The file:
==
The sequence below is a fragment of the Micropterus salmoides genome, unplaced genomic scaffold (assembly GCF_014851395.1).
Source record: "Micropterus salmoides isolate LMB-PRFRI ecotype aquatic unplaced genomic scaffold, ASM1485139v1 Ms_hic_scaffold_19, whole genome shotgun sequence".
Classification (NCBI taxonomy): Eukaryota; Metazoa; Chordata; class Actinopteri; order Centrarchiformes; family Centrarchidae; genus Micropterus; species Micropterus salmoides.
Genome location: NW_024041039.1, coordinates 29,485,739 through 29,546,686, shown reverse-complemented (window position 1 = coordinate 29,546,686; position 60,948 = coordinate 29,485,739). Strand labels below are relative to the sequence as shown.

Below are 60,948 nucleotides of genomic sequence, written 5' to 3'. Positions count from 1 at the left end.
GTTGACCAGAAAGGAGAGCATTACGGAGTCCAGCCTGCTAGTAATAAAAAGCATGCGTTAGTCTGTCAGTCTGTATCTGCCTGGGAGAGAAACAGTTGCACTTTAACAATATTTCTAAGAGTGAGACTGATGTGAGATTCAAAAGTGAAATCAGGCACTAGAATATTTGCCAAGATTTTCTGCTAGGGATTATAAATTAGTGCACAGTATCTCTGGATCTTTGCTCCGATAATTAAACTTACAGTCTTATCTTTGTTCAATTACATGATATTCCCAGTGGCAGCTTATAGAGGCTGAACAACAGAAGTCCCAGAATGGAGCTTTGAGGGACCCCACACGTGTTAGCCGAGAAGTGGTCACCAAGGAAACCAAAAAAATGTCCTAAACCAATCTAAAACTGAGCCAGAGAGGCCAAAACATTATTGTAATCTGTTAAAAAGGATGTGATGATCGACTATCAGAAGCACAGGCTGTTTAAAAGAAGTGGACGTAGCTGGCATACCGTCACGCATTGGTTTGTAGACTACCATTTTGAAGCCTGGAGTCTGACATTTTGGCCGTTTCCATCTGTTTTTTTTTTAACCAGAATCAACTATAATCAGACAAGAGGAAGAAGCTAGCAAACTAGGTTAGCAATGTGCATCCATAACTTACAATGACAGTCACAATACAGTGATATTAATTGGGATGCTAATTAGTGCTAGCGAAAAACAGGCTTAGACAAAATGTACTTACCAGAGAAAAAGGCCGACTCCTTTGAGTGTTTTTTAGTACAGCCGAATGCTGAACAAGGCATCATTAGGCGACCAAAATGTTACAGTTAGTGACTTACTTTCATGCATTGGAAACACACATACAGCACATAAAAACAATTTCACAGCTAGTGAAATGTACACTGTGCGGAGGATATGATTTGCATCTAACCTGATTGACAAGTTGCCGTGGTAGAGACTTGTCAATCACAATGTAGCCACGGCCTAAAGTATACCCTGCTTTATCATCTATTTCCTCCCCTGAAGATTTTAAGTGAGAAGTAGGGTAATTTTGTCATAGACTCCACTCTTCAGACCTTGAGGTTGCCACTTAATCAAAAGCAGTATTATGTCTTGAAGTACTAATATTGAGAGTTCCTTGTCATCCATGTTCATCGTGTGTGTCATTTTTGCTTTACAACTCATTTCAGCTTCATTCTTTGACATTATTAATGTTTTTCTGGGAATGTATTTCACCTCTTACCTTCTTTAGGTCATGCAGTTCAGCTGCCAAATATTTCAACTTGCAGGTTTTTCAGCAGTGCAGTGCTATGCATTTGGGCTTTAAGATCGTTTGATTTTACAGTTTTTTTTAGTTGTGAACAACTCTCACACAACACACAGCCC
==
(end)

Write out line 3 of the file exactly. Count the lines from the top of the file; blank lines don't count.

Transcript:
Classification (NCBI taxonomy): Eukaryota; Metazoa; Chordata; class Actinopteri; order Centrarchiformes; family Centrarchidae; genus Micropterus; species Micropterus salmoides.